In some circles, Fenn cuts a notorious figure. As a private collector of Native American artifacts and a highly successful art and antiquities dealer, he has raised the ire of some scholars, curators and archaeologists over the years. But he’s also a local legend in Santa Fe’s art world, a self-proclaimed maverick, whose memoirs detail a lifetime of adventures, from lassoing a wild bison to flying fighter jets in Vietnam and traveling all over the world — Indiana Jones-style — in search of interesting artifacts.

Fenn began collecting at age 9, when he found his first arrowhead in a farmer’s field in Texas. Seven decades later, he still has that arrowhead and calls it his most treasured object in his vast, diverse collection of Native American artifacts, which includes dolls, ceremonial shields and pottery, among other items.

After that inspirational arrowhead, Fenn’s next-most-prized possessions may be Sitting Bull’s peace pipe or, on a larger scale, the San Lazaro Pueblo: In the mid-1980s, Fenn bought 65 hectares in the Galisteo Basin south of Santa Fe that included a prehistoric pueblo site known as San Lazaro. Settled about 700 years ago by the Tano tribe, the pueblo grew to more than 2,000 rooms before being abandoned roughly 300 years ago. Fenn has personally been excavating the site for more than two decades, turning up relics such as ancient gaming pieces, beaded jewelry and human effigies, including a rare plaster mask.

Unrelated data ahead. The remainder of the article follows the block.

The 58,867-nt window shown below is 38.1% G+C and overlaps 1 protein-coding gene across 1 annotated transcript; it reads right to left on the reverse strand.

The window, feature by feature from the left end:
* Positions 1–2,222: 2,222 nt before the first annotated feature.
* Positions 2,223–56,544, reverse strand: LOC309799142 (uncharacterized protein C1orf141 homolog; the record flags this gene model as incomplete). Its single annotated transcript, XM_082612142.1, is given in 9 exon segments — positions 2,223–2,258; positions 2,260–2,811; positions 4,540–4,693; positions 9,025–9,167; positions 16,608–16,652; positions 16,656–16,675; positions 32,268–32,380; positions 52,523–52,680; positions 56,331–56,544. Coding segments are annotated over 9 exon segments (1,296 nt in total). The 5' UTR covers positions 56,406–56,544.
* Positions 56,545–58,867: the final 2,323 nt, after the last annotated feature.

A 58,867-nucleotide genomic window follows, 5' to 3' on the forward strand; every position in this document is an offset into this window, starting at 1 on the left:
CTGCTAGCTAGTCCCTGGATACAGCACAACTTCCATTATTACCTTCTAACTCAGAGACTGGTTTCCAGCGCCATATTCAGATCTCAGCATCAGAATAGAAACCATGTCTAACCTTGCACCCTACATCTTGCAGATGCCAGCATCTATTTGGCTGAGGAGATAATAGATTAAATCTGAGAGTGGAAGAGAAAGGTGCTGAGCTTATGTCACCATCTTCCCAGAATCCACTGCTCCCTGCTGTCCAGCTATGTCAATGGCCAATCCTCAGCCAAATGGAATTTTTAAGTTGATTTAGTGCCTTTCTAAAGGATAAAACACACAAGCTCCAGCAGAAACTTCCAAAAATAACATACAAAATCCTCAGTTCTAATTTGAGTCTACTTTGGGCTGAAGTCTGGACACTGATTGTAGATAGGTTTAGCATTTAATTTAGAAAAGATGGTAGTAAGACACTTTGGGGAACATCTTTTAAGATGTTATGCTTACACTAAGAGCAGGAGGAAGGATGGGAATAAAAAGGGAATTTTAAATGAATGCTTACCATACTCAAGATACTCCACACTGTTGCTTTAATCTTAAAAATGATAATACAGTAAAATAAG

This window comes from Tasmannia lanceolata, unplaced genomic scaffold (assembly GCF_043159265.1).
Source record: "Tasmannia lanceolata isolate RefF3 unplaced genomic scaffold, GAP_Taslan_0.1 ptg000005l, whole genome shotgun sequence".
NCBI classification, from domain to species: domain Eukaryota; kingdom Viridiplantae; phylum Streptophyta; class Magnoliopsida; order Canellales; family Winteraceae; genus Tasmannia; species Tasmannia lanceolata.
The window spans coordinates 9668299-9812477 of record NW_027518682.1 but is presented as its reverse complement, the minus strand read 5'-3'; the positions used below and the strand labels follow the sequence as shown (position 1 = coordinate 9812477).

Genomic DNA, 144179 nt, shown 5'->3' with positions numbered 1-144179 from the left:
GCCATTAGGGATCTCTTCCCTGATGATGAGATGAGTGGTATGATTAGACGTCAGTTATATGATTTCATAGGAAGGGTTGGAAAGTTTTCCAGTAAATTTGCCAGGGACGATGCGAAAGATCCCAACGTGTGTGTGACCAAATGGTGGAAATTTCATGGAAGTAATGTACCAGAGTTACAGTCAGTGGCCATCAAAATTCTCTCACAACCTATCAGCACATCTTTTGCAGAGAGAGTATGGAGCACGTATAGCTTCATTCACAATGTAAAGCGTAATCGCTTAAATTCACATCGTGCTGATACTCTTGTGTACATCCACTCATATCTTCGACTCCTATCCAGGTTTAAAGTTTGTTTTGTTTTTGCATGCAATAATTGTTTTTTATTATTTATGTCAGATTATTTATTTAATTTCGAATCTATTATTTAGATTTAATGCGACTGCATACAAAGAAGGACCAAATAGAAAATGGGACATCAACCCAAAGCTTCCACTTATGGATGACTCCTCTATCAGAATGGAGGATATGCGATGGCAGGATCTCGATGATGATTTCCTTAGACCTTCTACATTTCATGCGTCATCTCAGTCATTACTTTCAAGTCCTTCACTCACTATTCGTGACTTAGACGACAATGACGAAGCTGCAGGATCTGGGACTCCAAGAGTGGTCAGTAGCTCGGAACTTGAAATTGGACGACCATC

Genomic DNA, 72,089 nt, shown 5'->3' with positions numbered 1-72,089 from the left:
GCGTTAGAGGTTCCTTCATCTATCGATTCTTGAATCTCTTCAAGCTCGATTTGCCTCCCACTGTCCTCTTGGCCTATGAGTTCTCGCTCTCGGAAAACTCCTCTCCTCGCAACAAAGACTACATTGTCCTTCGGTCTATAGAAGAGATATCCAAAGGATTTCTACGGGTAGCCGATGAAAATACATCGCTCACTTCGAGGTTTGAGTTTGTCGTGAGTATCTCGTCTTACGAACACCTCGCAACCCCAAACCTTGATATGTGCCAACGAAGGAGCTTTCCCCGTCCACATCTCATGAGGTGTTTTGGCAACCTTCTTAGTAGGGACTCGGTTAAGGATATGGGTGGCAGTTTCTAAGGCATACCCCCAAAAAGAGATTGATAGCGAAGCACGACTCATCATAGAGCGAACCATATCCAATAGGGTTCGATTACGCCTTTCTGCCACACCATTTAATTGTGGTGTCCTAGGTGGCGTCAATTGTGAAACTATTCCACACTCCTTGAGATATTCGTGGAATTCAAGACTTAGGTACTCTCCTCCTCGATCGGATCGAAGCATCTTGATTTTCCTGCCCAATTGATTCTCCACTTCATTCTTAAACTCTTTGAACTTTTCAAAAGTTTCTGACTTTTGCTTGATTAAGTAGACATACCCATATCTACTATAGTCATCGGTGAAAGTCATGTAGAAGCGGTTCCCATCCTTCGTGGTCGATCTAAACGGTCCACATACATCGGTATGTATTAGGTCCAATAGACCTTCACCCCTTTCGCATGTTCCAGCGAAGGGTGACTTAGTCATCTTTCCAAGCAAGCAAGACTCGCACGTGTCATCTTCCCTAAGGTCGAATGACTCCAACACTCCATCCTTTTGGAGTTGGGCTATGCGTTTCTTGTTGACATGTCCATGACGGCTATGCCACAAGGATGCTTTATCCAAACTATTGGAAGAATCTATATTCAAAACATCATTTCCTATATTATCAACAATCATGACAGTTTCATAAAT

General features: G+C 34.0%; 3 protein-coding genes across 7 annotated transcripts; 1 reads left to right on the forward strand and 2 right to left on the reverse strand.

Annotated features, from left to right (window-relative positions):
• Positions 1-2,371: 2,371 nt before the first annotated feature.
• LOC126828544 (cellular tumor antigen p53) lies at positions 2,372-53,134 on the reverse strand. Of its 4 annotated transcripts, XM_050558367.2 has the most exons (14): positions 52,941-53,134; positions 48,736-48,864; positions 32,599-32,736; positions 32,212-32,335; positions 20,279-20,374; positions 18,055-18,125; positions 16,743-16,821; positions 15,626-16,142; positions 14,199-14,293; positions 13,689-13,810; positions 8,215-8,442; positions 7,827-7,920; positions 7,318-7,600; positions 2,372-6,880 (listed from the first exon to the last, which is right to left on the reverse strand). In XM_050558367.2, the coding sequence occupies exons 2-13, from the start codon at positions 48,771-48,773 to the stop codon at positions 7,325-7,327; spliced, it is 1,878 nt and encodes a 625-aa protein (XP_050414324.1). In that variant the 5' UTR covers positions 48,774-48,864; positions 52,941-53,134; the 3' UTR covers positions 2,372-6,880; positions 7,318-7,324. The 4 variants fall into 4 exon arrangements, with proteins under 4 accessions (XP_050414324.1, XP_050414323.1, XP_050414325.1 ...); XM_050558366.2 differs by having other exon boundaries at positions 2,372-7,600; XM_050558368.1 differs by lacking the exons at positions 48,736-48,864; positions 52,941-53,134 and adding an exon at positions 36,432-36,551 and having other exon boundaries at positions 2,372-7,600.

“Fenn has a wonderful collection of Plains and Southwestern material that he has acquired over the last 40 years,” says Clinton Nagy, curator of the Splendid Heritage website, which catalogs private collections such as Fenn’s for educational purposes. “In my opinion, he has done a lot of good in preserving native culture.”